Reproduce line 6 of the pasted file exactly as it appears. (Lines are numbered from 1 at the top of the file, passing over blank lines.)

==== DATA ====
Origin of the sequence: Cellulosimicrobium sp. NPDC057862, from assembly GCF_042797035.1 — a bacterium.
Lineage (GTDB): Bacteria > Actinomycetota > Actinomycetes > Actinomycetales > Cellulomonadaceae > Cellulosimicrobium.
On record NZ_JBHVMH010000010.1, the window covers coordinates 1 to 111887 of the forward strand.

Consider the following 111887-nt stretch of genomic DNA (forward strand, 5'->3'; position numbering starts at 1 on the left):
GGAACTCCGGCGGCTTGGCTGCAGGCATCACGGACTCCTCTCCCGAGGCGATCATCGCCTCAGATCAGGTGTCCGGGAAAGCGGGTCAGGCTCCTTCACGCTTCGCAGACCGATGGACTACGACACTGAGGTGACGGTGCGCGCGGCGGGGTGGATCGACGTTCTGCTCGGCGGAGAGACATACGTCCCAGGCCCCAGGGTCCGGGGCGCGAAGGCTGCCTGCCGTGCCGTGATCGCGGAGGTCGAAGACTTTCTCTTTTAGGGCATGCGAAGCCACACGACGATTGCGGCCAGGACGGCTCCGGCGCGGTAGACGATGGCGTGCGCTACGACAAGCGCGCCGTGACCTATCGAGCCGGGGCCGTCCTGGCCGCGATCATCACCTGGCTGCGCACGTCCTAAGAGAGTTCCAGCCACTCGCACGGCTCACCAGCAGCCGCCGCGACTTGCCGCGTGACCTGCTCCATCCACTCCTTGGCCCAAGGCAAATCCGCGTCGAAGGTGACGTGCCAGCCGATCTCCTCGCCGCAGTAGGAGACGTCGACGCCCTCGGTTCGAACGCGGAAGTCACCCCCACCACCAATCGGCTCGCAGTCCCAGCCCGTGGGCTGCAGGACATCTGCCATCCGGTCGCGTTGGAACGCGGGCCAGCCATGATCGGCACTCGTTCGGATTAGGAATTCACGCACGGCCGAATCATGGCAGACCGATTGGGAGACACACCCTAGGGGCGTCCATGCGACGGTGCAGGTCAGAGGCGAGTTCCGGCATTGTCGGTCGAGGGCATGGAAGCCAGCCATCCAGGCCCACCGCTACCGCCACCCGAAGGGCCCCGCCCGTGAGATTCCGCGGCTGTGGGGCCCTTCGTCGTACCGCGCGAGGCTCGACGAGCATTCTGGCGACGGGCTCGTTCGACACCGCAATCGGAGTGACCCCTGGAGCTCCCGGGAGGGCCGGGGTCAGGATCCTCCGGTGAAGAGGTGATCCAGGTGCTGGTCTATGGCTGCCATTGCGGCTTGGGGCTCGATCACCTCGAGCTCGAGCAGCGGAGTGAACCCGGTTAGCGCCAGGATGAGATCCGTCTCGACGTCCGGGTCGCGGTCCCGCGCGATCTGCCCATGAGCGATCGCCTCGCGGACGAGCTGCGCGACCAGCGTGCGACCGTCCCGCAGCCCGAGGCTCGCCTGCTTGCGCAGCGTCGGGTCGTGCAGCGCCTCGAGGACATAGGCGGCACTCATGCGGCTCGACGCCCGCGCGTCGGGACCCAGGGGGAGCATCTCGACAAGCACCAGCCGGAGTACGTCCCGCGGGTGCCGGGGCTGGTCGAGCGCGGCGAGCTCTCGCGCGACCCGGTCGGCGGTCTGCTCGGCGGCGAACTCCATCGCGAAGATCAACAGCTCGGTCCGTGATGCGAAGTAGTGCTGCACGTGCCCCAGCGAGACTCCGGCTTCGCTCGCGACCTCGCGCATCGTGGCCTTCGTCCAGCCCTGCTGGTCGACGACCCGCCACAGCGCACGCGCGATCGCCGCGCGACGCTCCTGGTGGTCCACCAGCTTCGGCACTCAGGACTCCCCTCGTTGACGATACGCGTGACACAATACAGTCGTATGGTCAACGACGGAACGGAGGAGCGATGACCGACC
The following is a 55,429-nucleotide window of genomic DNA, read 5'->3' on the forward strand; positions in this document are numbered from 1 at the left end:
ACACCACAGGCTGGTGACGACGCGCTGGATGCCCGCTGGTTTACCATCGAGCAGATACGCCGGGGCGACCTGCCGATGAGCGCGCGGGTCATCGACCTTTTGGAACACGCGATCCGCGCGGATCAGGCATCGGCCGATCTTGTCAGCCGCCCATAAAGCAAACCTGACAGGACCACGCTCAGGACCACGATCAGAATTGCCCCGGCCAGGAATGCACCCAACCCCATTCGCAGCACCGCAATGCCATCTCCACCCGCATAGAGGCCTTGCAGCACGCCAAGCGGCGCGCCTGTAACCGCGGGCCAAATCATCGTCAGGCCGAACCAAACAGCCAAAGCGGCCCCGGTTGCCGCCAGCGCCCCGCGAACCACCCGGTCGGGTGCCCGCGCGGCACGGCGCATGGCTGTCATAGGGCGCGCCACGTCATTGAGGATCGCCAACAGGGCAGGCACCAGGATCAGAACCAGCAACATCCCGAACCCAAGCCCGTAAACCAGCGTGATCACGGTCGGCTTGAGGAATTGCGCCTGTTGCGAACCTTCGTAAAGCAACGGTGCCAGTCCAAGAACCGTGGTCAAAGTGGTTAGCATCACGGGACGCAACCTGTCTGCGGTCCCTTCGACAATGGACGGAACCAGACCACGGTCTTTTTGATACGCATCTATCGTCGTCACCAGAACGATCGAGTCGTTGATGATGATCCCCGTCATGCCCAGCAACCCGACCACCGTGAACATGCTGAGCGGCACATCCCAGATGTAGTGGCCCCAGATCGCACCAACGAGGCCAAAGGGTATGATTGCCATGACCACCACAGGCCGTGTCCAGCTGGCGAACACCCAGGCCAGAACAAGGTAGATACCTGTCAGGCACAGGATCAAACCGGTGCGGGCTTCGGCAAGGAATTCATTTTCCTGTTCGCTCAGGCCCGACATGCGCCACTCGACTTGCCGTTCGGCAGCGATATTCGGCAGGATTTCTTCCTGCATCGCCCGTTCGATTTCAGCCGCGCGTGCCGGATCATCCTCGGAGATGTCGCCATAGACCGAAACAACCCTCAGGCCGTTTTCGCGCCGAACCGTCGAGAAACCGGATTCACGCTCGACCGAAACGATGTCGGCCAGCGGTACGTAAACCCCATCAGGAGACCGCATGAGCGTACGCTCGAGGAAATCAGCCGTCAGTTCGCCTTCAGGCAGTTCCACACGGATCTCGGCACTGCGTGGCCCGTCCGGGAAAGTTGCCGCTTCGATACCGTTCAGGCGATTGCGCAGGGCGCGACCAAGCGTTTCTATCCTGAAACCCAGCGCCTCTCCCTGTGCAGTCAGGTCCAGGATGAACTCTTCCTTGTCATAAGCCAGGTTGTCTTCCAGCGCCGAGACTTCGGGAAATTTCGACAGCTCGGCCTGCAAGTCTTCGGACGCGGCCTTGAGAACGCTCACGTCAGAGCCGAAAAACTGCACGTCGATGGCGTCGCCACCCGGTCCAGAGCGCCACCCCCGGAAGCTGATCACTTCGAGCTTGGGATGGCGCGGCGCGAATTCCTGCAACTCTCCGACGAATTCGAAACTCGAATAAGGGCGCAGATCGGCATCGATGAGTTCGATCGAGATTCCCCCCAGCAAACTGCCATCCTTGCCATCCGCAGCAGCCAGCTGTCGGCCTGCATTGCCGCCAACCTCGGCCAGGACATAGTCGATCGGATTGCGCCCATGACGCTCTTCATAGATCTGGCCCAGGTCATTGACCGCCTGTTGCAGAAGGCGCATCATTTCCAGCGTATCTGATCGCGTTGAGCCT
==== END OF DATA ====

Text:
The following is a 55,429-nucleotide window of genomic DNA, read 5'->3' on the forward strand; positions in this document are numbered from 1 at the left end: